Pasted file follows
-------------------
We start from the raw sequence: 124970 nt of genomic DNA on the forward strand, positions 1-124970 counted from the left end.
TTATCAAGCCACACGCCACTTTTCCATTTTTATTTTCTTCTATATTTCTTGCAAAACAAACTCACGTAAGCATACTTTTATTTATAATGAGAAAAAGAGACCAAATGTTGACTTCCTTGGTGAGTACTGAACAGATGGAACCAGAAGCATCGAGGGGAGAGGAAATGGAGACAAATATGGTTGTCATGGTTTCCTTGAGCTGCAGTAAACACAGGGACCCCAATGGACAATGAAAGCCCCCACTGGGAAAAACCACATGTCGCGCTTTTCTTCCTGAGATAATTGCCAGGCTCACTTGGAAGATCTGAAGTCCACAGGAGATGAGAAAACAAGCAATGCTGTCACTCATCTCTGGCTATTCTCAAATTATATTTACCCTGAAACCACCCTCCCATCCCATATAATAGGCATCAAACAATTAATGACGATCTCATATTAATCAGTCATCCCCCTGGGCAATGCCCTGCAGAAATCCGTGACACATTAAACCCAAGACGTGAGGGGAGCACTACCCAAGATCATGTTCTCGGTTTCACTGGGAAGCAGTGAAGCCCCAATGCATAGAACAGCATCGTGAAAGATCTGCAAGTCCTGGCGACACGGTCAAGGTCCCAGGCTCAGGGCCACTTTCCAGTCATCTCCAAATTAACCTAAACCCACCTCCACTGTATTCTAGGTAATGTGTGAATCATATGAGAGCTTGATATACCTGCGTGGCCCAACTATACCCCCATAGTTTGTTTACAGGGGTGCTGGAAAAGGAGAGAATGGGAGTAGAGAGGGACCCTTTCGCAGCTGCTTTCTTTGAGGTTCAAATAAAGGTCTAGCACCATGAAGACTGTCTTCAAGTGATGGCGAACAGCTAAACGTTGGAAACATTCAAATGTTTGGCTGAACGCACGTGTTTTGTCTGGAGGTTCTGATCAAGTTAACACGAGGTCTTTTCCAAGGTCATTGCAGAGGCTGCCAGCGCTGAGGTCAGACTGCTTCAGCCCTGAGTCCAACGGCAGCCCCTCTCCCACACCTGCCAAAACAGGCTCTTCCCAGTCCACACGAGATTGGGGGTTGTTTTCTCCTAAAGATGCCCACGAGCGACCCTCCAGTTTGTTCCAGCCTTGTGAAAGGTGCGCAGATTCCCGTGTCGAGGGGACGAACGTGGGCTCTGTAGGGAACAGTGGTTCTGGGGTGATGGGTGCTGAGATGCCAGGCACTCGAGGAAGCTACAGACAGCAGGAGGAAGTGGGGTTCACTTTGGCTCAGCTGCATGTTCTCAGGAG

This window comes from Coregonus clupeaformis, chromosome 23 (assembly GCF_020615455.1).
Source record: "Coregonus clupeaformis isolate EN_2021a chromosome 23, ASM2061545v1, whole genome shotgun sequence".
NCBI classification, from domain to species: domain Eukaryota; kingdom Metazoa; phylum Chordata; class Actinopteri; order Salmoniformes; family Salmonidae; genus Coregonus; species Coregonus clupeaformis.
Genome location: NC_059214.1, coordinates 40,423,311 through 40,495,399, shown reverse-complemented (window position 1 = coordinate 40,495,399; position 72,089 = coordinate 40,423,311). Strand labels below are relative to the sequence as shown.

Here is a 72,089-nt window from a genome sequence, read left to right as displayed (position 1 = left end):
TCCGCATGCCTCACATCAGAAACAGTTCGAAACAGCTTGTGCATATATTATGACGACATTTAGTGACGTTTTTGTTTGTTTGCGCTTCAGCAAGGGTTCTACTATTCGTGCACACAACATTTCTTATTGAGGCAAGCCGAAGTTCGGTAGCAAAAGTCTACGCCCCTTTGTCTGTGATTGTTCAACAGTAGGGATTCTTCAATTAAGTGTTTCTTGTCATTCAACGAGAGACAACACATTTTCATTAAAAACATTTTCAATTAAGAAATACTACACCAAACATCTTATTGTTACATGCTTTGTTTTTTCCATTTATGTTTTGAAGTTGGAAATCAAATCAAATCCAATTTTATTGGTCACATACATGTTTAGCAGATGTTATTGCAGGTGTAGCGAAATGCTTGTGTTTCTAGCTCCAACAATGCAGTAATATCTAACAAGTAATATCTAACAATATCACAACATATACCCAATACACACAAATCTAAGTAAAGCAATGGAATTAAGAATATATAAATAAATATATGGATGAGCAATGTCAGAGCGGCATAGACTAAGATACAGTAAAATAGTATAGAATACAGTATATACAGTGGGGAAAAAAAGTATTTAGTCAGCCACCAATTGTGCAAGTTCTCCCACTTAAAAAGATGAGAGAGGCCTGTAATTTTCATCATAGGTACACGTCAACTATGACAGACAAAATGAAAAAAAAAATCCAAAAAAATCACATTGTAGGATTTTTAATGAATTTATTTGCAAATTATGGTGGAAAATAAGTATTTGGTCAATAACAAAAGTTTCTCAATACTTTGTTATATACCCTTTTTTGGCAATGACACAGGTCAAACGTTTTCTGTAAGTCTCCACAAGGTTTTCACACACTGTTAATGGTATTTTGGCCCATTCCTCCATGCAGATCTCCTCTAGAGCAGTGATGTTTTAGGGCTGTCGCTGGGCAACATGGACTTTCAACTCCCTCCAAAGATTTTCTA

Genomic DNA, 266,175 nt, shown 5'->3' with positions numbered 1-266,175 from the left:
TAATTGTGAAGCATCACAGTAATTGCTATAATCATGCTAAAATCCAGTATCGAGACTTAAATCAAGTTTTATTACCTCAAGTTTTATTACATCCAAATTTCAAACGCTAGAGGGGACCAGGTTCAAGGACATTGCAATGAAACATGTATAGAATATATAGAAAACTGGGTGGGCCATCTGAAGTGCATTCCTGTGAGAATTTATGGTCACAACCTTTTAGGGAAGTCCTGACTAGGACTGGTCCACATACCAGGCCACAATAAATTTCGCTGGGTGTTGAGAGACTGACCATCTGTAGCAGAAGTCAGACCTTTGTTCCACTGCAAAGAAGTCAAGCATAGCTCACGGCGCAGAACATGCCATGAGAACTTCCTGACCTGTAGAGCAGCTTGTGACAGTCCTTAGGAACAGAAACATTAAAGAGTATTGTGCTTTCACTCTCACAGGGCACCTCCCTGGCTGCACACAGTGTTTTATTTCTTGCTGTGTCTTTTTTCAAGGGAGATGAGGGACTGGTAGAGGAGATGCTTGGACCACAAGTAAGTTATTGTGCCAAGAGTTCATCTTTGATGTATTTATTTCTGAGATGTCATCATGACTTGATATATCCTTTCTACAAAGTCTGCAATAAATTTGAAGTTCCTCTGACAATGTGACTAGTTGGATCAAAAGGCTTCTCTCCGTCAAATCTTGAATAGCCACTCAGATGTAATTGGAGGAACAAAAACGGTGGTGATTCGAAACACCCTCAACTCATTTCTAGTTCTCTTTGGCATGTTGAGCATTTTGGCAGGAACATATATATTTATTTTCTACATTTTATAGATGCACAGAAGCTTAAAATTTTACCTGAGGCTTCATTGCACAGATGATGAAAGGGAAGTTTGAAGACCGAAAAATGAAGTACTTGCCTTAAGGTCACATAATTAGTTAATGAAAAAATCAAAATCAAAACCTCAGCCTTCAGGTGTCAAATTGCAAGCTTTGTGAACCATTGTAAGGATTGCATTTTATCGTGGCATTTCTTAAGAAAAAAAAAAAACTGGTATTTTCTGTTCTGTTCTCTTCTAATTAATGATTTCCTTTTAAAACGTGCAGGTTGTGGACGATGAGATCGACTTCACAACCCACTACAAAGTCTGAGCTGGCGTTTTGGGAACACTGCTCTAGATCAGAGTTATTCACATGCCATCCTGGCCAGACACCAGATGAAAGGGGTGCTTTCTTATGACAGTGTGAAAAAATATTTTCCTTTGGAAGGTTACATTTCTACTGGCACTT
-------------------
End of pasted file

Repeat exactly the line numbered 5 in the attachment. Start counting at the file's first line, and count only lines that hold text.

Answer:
NCBI classification, from domain to species: domain Eukaryota; kingdom Metazoa; phylum Chordata; class Actinopteri; order Salmoniformes; family Salmonidae; genus Coregonus; species Coregonus clupeaformis.